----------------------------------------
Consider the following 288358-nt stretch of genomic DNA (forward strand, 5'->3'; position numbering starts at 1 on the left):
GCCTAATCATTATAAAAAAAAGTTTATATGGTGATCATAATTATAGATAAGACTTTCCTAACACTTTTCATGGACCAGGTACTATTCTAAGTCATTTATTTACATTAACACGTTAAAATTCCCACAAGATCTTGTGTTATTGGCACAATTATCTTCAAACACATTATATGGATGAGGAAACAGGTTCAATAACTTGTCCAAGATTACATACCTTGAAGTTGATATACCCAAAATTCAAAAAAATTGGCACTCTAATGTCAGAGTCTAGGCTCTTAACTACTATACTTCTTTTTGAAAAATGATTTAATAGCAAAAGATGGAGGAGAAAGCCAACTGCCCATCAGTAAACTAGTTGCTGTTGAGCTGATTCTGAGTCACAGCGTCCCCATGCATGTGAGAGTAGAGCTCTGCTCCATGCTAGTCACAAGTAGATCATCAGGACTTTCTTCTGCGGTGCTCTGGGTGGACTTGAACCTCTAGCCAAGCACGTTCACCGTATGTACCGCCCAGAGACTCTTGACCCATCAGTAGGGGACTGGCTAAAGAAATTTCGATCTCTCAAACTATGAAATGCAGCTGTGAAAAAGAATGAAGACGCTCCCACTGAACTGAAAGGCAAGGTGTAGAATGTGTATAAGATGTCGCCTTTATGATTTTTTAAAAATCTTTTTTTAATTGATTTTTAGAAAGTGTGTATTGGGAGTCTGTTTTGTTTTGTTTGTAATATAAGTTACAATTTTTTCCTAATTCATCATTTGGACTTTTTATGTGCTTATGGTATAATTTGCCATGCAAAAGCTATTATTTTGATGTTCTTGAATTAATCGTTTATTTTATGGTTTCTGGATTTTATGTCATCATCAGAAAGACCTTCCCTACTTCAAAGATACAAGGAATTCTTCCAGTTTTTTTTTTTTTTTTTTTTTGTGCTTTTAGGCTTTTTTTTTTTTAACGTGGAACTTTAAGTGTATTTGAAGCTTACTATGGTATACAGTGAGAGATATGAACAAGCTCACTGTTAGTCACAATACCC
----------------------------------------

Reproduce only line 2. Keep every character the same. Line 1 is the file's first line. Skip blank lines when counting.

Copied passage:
GCCTAATCATTATAAAAAAAAGTTTATATGGTGATCATAATTATAGATAAGACTTTCCTAACACTTTTCATGGACCAGGTACTATTCTAAGTCATTTATTTACATTAACACGTTAAAATTCCCACAAGATCTTGTGTTATTGGCACAATTATCTTCAAACACATTATATGGATGAGGAAACAGGTTCAATAACTTGTCCAAGATTACATACCTTGAAGTTGATATACCCAAAATTCAAAAAAATTGGCACTCTAATGTCAGAGTCTAGGCTCTTAACTACTATACTTCTTTTTGAAAAATGATTTAATAGCAAAAGATGGAGGAGAAAGCCAACTGCCCATCAGTAAACTAGTTGCTGTTGAGCTGATTCTGAGTCACAGCGTCCCCATGCATGTGAGAGTAGAGCTCTGCTCCATGCTAGTCACAAGTAGATCATCAGGACTTTCTTCTGCGGTGCTCTGGGTGGACTTGAACCTCTAGCCAAGCACGTTCACCGTATGTACCGCCCAGAGACTCTTGACCCATCAGTAGGGGACTGGCTAAAGAAATTTCGATCTCTCAAACTATGAAATGCAGCTGTGAAAAAGAATGAAGACGCTCCCACTGAACTGAAAGGCAAGGTGTAGAATGTGTATAAGATGTCGCCTTTATGATTTTTTAAAAATCTTTTTTTAATTGATTTTTAGAAAGTGTGTATTGGGAGTCTGTTTTGTTTTGTTTGTAATATAAGTTACAATTTTTTCCTAATTCATCATTTGGACTTTTTATGTGCTTATGGTATAATTTGCCATGCAAAAGCTATTATTTTGATGTTCTTGAATTAATCGTTTATTTTATGGTTTCTGGATTTTATGTCATCATCAGAAAGACCTTCCCTACTTCAAAGATACAAGGAATTCTTCCAGTTTTTTTTTTTTTTTTTTTTTGTGCTTTTAGGCTTTTTTTTTTTTAACGTGGAACTTTAAGTGTATTTGAAGCTTACTATGGTATACAGTGAGAGATATGAACAAGCTCACTGTTAGTCACAATACCC